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For Immediate Release:
Contact: Wick Caldwell

CMB Congressional Members Release Final Report – Analysis of Statistical Adjustment

Washington, DC – The Congressionally Appointed Members of the U.S. Census Monitoring Board today released an in-depth analysis of the Census Bureau’s attempts to make up for the problems of undercount in the Census by using statistical estimates.  In the two-part report, the Board’s analysis proved, through an exhaustive and scientific look at the Census 2000 Accuracy and Coverage Evaluation (A.C.E.), the process would not correct the undercount of severely undercounted neighborhoods.

The report also indicates that the outcomes (adjusted estimates of population) of statistical adjustment are based on unreliable, and changeable, assumptions.  The analysis indicates that the way in which the United States population is sub-divided (into post-strata) to measure for the undercount has many limitations and that changing only one assumption could have a dramatic effect on statistically adjusted census counts.   For instance, the research indicated that the difference between a statistically adjusted count for the Southern region produced by the A.C.E. was over half-a-million less than another equally valid estimate produced by the Board using a different post-strata.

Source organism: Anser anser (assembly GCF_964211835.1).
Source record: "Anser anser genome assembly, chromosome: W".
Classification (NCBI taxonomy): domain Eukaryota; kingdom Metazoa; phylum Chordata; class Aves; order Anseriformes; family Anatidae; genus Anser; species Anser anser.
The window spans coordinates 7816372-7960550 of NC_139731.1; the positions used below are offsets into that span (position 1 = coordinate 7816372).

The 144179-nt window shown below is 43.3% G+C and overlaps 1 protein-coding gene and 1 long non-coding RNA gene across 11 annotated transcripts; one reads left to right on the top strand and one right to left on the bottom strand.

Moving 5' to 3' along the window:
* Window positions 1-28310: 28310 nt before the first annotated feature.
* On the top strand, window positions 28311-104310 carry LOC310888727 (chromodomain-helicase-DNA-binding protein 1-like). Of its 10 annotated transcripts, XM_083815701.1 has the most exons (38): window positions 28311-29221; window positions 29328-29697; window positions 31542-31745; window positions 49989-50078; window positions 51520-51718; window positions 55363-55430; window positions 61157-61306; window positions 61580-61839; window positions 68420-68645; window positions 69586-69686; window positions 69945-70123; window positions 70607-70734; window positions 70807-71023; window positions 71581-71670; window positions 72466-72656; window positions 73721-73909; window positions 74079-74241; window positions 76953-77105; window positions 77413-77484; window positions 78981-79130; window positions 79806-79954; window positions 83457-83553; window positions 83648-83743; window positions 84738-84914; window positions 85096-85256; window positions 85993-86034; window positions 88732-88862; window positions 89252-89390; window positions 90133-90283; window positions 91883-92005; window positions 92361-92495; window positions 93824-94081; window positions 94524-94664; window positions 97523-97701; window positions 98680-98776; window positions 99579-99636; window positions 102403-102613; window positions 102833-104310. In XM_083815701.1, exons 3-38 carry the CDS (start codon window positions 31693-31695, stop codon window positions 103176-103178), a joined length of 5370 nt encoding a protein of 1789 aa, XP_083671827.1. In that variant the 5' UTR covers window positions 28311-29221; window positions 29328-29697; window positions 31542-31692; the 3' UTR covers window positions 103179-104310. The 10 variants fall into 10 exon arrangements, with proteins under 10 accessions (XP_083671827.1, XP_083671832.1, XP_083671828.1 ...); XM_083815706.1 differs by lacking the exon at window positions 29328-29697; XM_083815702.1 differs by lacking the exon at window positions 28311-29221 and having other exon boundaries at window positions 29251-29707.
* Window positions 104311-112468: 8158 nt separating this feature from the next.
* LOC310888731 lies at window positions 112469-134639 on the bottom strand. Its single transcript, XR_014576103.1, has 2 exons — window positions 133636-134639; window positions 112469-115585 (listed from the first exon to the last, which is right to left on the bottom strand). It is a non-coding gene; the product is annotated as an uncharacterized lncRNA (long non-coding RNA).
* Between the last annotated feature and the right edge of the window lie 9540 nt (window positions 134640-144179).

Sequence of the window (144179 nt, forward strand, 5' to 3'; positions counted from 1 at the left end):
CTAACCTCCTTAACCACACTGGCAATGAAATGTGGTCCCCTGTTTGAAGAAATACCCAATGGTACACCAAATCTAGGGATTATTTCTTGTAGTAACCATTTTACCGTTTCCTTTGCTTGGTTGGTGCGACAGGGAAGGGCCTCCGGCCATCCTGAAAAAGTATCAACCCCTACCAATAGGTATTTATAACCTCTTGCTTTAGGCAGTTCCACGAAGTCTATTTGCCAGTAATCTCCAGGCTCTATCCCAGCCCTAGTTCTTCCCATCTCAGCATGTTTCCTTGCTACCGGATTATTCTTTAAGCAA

According to A. Mark Neuman, Co-Chair for the Congressional Members, “What we have found is, contrary to popular belief, people missed in the Census don’t get put back in the neighborhoods where they really live. This leads me to think statistical adjustment may not be the best method to address the differential undercount. Severely undercounted neighborhoods, especially those in historically undercounted and minority communities, will remain severely undercounted. Statistical adjustment doesn’t fix that.”

The Board’s analysis also strongly suggests that the statistical adjustment process is not sensitive enough to local communities and neighborhoods.  The report raises several questions, including whether or not the process actually adds people to the wrong places.  This was evident both at the regional level and at the neighborhood level.  While most severely undercounted neighborhoods didn’t have their counts corrected, many overcounted neighborhoods would actually GAIN population under the A.C.E.

The Board’s report, the final report, is the culmination of months of research and evaluation of Census 2000 data and the A.C.E.

The U.S. Census Monitoring Board is a bipartisan panel created by Congress to oversee all aspects of the 2000 Census.  This report was produced by the congressionally appointed members.  Information regarding the Census Monitoring Board and the 2000 census can be found on our web page at www.cmbc.gov.